By Avery Keatley
If you Google “Himalayan Pink Salt,” you’ll come across a slew of products claiming to clean your skin, regulate the body, and ionize the air in your home. Dr. Oz once called Himalayan Pink Salt the “fifth natural wonder of the world,”—perhaps unsurprising for someone whose favorite word is “miracle.” Himalayan pink salt is mined from the Khewra salt mine in Pakistan, the second oldest and second largest salt mine in the world. The salt is immediately recognizable by its peach-pink hue, caused by iron oxide deposits. Just like table salt, Himalayan pink salt balances the body’s pH and helps maintain blood pressure. There are, however, two large differences between Himalayan Salt and table salt.
Purveyors claim the salt is over 250 million years old and is “the purest form of salt.” If they mean that because of its age it is free of pollutants, they might be right. But halite, the mineral name for rock salt, isn’t any different from what you’d find in the shadows of the Appalachians, except for the color. Halite was formed by oceans that once covered parts of the ancient earth, including parts of Pakistan and North America. When the waters receded, they left behind sediment, some of which was salt. Salt mined in northern New York might be just as old as the salt mined in Pakistan. But the salt mined from the Appalachians is thrown on to driveways, not into gourmet dishes.
So, besides the color, what’s the real difference between Himalayan salt and rock salt? It’s price, as you probably guessed. Himalayan pink salt, for cooking can run from 50 cents to one dollar per ounce, while table salt costs a fraction of a penny per ounce. Rock salt from a hardware store runs about one-tenth of a penny per ounce. Websites hawking Himalayan salt advertise its multiple minerals—up to 84 not found in regular salt—but at least one report from Germany found only 10 extra minerals that amounted to two percent of the sample. Himalayan salt, like table salt, is 98 percent sodium chloride. But the sales pitch doesn’t end with consumption of Himalayan salt. Purveyors of the pink stuff suggest you inhale.
Salt mines have long been rumored to ward off illness. Feliks Boczkowski, a Polish doctor, first noted the phenomena in 1843. According to his observations, salt miners had lower rates of respiratory disease when compared to other miners. He concluded that the climate of the mine promoted respiratory health. Unfortunately, since then, there’s been little academic work done to support this claim. But that hasn’t stopped the salt cave phenomena.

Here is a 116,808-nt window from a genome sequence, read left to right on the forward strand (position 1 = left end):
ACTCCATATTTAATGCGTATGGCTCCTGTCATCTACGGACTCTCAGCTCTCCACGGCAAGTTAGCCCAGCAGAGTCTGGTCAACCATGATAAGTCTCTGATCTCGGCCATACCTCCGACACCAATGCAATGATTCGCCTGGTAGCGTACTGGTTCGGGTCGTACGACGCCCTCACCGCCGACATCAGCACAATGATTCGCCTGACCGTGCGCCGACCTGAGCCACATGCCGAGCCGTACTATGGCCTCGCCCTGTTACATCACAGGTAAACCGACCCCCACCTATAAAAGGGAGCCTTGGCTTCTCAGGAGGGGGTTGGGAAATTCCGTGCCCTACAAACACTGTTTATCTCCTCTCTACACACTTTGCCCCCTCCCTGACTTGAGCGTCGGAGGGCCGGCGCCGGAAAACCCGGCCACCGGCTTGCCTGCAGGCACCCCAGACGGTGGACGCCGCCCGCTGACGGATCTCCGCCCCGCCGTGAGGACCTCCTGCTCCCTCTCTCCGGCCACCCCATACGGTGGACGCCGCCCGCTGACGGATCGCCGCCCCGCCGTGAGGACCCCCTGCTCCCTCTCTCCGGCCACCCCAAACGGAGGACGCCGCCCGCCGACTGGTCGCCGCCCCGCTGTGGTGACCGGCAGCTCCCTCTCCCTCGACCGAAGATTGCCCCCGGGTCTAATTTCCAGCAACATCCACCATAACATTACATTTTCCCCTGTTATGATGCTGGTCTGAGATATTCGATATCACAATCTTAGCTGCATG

Man-made salt caves are now popping up all across North America–in Orlando, Los Angeles, Niagara Falls, and Pittsburgh. These man-made caves mimic the environment of real salt mines by covering the floor with finely ground salt and plastering the walls with rock salt. Clients enter, feet covered in cloth boots, and relax in the lounge chairs provided in many salt spas. Children who visit salt caves are allowed to play with the salt on the floor as if it were sand. Tiny particles of salt are dispersed into the air, and are meant to be inhaled.
Salt cave proprietors claim that salt caves (often touted as Himalayan salt caves) help treat psoriasis, acne, allergies, and asthma. Practitioners claim that the salt, which has high levels of negative ions, has been known for centuries to clean the airways and treat skin disease. The theory is that clients inhale the vaporized salt, and with it, negative ions.
Negative ions occur naturally before thunderstorms and from the crashing of waves, and are rumored to have a relaxing effect (a claim which needs much substantiation yet.) This may explain some of the reason that salt caves supposedly treat stress-related asthma. Despite the promise that asthma sufferers may feel more relaxed in the presence of negative ions, going to a salt cave might not be a safe route for all. The tiny particles of salt diffused in the air can irritate the lining of the airways, and potentially trigger an asthma attack.
Many asthma sufferers seek alternative treatments due to the number and severity of side effects from prescription drugs. Unfortunately, there are no approved alternative therapies for asthma. Though some people claim they have overcome their asthma through yoga, Buteyko method, or salt therapy, there remains a lack of evidence to support these anecdotal claims. It’s too soon to say if alternative treatments have any effect on asthma. Until there is more research, we recommend that patients stick to their doctor’s advice, and use Himalayan Pink Salt for its only approved use—cooking.